So, what is “insurance fraud” made of? One large area of Insurance fraud in New Jersey is Automobile Insurance Fraud. The most popular crime here is auto theft and “give up schemes”, where the owner or lessee of a car abandons the car or gives it up to a someone who agrees to dispose of the car. Next come staged accidents and fraudulent Personal Injury Protection Claims and criminal use of “runners”. These types of cases normally involve organized rings of “runners”, medical providers, and lawyers. Vehicle Insurance policies in New Jersey provide medical benefits for persons injured in car accidents as part of Personal Injury Protection (PIP) coverage. PIP insurance typically covers diagnostic testing and treatment for persons injured in automobile accidents. In many cases, uninjured passengers involved in accidents are contacted by “runners” who convince them to file claims for “soft tissue” injuries, such as “whiplash”. Such injuries are not easily verifiable by x-rays and MRI. In the end, “runners” receive their illegal commissions, medical and chiropractic mills provide unnecessary medical services, including fake diagnostic and treatment, for which they bill, and lawyers file unwarranted lawsuits.

Other case involving New Jersey Automobile Insurance Fraud are selling and buying fake insurance ID cards and insurance agent fraud where licensed agents steal insurance premiums or are engaged in fraudulent premium financing schemes.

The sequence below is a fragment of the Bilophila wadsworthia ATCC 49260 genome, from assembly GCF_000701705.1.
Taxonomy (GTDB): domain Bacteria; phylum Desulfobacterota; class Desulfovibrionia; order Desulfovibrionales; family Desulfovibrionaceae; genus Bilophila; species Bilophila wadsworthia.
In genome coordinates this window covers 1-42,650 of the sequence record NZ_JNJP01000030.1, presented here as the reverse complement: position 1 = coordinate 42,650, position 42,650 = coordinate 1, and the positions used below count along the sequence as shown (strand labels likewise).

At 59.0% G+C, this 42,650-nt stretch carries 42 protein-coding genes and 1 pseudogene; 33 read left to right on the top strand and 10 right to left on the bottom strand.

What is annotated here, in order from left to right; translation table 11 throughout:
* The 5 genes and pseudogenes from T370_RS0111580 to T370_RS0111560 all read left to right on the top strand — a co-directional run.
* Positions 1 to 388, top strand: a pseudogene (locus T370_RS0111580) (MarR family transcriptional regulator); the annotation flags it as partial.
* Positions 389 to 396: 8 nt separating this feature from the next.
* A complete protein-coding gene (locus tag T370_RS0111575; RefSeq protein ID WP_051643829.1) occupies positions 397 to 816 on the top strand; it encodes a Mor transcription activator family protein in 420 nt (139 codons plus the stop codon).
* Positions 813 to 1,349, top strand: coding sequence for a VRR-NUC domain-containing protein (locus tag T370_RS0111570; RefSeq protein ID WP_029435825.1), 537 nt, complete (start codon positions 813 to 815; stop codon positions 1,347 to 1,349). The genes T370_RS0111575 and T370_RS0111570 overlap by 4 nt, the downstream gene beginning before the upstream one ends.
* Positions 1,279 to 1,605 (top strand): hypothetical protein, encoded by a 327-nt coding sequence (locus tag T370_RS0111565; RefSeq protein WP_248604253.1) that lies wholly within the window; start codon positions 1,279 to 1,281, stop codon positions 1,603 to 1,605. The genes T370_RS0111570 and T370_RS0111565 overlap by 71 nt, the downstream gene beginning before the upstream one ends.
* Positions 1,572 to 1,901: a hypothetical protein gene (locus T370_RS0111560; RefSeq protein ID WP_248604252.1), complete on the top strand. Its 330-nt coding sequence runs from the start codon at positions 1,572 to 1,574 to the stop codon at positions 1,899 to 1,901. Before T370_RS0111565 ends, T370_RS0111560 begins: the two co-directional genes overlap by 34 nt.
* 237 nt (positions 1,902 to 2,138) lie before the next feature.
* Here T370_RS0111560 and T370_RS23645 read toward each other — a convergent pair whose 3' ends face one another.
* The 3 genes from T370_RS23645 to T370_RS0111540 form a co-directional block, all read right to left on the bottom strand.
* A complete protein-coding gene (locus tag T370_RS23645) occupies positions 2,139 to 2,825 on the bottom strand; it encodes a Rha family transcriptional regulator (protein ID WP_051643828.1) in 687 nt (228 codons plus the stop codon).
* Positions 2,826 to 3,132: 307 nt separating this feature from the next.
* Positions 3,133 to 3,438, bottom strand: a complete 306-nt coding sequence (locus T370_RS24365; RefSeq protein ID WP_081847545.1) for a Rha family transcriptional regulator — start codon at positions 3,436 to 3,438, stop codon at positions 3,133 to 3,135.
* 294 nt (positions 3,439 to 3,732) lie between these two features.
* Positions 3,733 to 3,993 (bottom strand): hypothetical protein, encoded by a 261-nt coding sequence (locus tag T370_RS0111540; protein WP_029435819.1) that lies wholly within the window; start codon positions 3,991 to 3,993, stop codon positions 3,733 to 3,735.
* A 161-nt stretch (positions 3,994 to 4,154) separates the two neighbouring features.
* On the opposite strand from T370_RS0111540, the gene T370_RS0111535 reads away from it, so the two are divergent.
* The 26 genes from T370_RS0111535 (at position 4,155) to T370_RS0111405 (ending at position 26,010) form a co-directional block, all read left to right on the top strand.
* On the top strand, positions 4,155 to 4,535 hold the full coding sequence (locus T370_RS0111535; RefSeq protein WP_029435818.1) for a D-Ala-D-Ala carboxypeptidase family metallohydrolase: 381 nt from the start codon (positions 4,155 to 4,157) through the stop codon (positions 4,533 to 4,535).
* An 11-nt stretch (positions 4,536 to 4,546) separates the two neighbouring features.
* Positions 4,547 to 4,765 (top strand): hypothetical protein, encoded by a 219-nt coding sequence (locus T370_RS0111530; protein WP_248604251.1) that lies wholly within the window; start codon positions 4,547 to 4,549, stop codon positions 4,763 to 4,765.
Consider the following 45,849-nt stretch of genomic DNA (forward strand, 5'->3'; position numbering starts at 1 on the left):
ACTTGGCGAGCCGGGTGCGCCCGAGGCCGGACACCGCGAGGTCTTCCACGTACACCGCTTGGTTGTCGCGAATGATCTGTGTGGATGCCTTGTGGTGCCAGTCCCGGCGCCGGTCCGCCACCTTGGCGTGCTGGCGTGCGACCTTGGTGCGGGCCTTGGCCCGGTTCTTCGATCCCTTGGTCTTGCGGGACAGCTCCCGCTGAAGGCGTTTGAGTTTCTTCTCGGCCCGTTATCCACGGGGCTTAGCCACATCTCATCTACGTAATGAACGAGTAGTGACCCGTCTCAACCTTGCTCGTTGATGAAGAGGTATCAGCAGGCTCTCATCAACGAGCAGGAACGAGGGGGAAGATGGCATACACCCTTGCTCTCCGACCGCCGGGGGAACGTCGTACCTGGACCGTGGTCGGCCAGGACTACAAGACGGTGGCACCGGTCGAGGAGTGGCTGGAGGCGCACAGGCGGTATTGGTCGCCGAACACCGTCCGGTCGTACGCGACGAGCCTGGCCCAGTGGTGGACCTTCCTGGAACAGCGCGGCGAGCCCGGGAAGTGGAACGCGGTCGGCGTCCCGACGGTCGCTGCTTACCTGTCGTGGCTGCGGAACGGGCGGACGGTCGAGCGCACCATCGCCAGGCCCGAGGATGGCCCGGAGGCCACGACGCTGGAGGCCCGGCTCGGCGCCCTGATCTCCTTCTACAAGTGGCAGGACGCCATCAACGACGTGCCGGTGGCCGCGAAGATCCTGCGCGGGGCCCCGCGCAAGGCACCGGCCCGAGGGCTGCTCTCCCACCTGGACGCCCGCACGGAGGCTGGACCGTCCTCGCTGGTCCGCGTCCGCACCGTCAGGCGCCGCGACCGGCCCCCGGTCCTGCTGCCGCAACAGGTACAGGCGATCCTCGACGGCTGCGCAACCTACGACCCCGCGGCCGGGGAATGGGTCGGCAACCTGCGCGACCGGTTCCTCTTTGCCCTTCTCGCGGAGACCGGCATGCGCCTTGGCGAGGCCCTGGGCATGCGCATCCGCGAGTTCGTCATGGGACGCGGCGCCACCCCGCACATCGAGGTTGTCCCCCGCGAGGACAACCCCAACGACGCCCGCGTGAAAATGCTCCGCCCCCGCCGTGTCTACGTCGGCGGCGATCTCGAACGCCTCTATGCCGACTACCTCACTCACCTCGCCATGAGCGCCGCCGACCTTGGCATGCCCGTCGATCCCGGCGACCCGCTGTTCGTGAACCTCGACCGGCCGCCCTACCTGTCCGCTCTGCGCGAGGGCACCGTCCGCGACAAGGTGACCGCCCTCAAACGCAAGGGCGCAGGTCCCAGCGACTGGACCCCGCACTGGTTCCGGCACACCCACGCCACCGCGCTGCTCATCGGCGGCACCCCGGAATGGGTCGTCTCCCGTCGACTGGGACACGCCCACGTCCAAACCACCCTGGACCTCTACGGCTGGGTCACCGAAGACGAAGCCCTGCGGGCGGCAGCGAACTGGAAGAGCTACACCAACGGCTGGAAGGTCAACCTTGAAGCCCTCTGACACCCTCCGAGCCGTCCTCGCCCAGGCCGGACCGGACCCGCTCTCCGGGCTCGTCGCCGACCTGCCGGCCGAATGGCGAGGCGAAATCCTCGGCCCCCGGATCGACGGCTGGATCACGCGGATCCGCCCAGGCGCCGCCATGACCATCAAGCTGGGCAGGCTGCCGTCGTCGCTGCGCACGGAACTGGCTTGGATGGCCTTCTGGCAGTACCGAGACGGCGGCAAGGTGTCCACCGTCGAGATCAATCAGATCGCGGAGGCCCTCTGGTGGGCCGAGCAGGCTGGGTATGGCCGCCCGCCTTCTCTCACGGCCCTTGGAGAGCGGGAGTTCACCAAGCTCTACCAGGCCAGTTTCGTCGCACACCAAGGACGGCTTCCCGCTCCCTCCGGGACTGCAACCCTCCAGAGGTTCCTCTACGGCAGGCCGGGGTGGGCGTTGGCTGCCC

Another large area that pays bills for New Jersey insurance fraud criminal defense attorneys is Health Care insurance fraud. Most such cases involve submitting fraudulent claims for payment for health care services that were never provided and received. The most often targeted individuals here are New Jersey doctors, dentists, chiropractors, nurses, physical therapists, pharmacists, and social workers.

The most widely used tool in New Jersey heal care insurance fraud prosecutions is the Health Care Claims Fraud status, N.J.S.A. 2C:21-4.3 that makes it a crime for any health care provider just to submit a false claim to insurance companies, no matter what the amount is. A non-provider only needs to submit a false claim for $1,000 to have committed a second-degree crime. Other criminal charges used in prosecutions of New Jersey health care insurance fraud cases are usually charges of theft, conspiracy, and falsifying records.